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How about individual mass of parts? You could go through and precision-weigh the unloaded rocket and compare it to calculated unloaded weight in Rocksim. If the weights do not match, then weigh each individual part and use "mass over-ride" on each part box and manually type it in. When I overbuilt a custom design, I found this to be an issue. If it is way-overestimating the nose cone weight, then the Cg may be in error. Since nose cone is checked as fiberglass, the software may be using a heavier mass.

Cheers / Robert
I see your point, although the actual individual components that make up the CG may not be exactly as they are in the model, the end resulting balance point or measured CG is right on the money. My assumption was if the CG is actually where it belongs does it matter how you got there.
 

n27sb

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Just a couple of thoughts on this subject:
  • Cardboard cutout: This method determines the center of pressure (CP) based on the silhouette of your model. If you project your rocket’s shadow on a wall and then “cutout” that shadow from a piece of cardboard, then the center of mass of that piece of cardboard will approximate the CP. This method assumes your rocket to be ascending in a perfectly “horizontal” position, i.e, with its airframe parallel to the earth surface. Of course, you don´t design rockets to fly like that, so this method predicts a “worst case” or “pessimistic” CP.
  • Barrowman: Under several assumptions, James Barrowman derived a set of equations to obtain a “more realistic” estimation of a rocket’s CP. Since the very first assumption of his method was “The angle-of-attack is very near zero”, the method was intended to be used on, so to say, "well designed rockets".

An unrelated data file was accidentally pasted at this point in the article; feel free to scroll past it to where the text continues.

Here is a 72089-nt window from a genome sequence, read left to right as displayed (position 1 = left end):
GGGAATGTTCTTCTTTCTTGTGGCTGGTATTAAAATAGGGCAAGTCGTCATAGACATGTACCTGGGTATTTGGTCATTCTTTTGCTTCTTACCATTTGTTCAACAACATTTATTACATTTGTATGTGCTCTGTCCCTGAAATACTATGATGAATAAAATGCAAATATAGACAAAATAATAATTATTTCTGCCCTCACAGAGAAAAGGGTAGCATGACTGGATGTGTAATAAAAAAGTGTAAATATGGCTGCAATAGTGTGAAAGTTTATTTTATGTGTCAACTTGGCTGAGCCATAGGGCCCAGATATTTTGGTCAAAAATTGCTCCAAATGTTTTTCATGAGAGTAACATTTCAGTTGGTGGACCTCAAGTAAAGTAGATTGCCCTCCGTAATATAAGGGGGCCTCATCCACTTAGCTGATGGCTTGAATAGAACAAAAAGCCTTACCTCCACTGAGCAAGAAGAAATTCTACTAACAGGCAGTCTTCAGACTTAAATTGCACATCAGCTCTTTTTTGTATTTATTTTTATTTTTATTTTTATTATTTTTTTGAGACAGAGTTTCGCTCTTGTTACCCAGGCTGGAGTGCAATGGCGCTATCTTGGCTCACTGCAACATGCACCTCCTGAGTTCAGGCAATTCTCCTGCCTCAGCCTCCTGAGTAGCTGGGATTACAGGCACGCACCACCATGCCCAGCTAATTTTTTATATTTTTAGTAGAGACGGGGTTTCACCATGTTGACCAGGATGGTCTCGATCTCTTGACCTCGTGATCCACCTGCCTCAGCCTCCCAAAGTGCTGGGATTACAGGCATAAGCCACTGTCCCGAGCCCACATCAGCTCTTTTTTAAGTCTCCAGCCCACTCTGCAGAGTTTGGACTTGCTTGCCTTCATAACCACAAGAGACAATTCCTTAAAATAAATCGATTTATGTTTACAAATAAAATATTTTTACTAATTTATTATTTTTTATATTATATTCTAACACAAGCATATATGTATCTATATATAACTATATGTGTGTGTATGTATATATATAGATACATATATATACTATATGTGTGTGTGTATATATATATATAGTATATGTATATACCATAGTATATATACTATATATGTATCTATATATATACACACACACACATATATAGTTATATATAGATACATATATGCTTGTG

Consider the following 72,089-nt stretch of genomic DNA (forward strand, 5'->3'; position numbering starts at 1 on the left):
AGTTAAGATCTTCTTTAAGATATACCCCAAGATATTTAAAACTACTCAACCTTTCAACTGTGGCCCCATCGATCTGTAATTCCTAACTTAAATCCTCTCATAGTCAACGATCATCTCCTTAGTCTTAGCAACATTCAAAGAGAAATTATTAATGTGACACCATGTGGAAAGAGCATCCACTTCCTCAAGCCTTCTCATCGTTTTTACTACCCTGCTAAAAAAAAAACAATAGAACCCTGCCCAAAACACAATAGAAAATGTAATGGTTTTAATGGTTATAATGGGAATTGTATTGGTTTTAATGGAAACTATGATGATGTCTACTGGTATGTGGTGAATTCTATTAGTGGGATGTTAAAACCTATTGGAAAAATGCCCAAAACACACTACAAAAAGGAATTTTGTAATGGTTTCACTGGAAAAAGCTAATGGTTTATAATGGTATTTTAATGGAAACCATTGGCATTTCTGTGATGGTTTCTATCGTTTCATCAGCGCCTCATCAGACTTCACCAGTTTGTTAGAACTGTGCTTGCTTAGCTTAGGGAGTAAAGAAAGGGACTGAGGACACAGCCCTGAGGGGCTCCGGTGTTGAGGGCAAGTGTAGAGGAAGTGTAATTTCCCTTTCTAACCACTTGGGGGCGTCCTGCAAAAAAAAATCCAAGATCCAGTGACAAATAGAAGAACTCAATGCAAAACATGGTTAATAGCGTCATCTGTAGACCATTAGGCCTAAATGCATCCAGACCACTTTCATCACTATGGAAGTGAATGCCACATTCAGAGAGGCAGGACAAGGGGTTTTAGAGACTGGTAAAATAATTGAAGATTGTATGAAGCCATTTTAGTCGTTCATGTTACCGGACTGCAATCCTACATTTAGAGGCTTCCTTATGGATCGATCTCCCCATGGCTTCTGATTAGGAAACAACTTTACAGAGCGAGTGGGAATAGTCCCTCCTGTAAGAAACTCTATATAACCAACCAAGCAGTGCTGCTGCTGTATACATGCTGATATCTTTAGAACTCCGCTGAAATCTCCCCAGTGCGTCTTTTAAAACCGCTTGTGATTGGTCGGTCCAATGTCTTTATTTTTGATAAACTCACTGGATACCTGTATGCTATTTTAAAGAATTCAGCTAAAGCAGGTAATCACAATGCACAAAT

• Rocksim: As far as I understand, this is not open source. Thus, I don’t know how these calculations are performed.
With that said, an “arrow-shaped” model like the one shared by n27sb (21” long by less than 1” in airframe diameter) may not fit Barrowman´s assumptions and, as a consequence, may produce misleading CP estimations under that method.

Just my $0.02
Thank you for your input. I believe you are correct. My goal is to come up with a method of how to compensate for this on these types of configurations.
A percentage of somewhere between 2D and Barrowman is most likely the answer.
 

n27sb

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I did some testing today, By adding weight to the nose and then a Wind Tunnel test I had the following results.
Both examples use the 2D paper cutout mode.

In this example the rocket tested unstable in the wind tunnel.
Screen Shot 2020-07-11 at 10.57.20 AM.png

I this example it tested stable.
Screen Shot 2020-07-11 at 10.58.15 AM.png

Conclusions,
With Rocksim and a long skinny rocket of these proportions the 2D method provides a stable design.
It depicts the CP very close to actual.
 

RobertH3

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That is interesting. I did some min dia rockets back in the early 2000's and lost all of them :) But I manually calculated Barrowman for these, didn't know about the rebirth of rocketry (software/kits/etc.). My 24mm was a little on the short side and had a touch of wobble when it left the launch rod but proceeded to vanish.

Cheers / Robert
 

Alan15578

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The cardboard cut out method is awful. It can be extremely conservative or extremely anti conservative, depending on the rocket. You only use it when you cant use something better. It's like:

Your Honor, we were not negligent. We know about the need for stability, We used the cardboard cut out test, but it proved catastrophic in this case. So we were merely incompetent, not negligent.